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With it being the 500th anniversary of the Reformation, Fr Paul Shaw came to give us a fascinating talk on related events in Chester in those tumultuous times. We wonder what Luther and Pope Leo X, who excommunicated him, would have made of an unusual ecumenical celebration here in September. We had the joy of welcoming a group of 35 people from the Church of Sweden (Lutheran), who for a number of years have been incorporating simple dance forms into their liturgy. They had learned that we too sometimes use dance in our worship, and we had a very creative day sharing our experiences in that line, Poor Clares and Lutherans dancing together to the glory of God! We produced backing tracks for the dancing, including several based on Taizé tunes, and one derived from the sound waves emitted by the Higgs boson particle, discovered recently by physicists. In one of her talks Sr Juliana used a very telling image. She said: I asked Mother Francesca, what she thought was the first movement of the human person, and she said ‘an outstretched hand’. On our noticeboard last year was a picture of a doctor performing surgery on an expectant mother, which required an insertion in the womb - and out of it there reached a small embryonic hand which grasped his finger firmly. The first human gesture does not seek to possess but to relate. Look at your hand. Look at the miracle of the prehensile grip. Can a dolphin peel a boiled egg? Can a bear file its nails? Can you carry your backpack in your beak like a bird?! You were made to dance, It is the only art form which requires no medium but yourself.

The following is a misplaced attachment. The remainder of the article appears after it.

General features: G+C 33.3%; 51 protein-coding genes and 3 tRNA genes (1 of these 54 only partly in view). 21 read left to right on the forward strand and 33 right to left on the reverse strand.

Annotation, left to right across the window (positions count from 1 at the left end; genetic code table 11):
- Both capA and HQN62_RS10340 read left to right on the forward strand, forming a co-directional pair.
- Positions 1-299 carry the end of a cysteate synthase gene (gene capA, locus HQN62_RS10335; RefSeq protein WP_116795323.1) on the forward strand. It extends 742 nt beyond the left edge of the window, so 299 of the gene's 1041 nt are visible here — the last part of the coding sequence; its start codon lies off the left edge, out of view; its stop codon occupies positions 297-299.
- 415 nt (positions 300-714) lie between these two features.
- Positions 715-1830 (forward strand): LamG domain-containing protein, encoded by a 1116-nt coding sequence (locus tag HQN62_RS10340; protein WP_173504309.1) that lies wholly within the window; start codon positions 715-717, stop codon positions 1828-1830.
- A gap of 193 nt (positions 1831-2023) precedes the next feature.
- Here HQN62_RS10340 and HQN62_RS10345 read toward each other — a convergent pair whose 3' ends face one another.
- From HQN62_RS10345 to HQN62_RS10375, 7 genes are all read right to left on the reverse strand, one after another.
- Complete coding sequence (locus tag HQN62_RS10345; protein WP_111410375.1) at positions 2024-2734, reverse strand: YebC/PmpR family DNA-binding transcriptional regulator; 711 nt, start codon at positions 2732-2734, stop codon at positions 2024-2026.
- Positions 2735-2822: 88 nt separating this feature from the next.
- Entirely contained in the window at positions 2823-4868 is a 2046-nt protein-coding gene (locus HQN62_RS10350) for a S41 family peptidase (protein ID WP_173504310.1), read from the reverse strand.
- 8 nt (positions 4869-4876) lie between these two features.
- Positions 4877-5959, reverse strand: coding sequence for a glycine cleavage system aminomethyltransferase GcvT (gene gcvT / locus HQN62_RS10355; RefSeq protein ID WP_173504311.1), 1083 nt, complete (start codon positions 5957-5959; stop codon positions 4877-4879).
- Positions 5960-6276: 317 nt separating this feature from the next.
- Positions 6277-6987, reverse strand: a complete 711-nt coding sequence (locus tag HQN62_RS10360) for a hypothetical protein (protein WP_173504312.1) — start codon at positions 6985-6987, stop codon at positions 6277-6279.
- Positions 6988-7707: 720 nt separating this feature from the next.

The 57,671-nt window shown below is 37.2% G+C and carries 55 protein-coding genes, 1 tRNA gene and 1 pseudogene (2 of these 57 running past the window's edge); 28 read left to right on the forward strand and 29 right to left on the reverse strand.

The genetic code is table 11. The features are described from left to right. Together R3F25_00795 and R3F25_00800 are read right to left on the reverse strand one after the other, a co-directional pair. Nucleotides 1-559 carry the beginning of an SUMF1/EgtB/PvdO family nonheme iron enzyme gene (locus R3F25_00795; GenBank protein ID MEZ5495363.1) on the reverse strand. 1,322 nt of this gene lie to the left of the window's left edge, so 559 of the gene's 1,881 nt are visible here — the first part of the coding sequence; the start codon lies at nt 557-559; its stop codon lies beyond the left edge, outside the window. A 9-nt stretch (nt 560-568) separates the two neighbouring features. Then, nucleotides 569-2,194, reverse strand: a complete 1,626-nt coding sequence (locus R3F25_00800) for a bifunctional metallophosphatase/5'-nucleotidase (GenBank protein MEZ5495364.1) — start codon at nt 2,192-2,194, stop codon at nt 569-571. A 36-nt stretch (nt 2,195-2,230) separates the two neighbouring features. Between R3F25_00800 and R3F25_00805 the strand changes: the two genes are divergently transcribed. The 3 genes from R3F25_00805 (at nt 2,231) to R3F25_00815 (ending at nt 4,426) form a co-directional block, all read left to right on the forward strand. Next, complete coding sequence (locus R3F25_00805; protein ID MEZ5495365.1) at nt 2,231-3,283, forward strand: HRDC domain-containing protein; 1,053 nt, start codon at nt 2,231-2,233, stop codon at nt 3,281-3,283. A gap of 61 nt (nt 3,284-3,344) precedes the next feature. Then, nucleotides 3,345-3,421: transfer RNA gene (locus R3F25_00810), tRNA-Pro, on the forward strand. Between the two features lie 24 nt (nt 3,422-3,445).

Which brings us back to our own reaching out as a community to the future. In May we learned that Bishop Peter was regretfully unable to help us in our suggestion that we might be linked to a parish church in the diocese, and we began to think about moving farther afield. In June, Dear Mother and Sr Agatha went to visit the Bulwell monastery, to meet structural engineers and drainage people who were assessing the state of the building and grounds as part of a general register by the Nottingham Diocese of church property.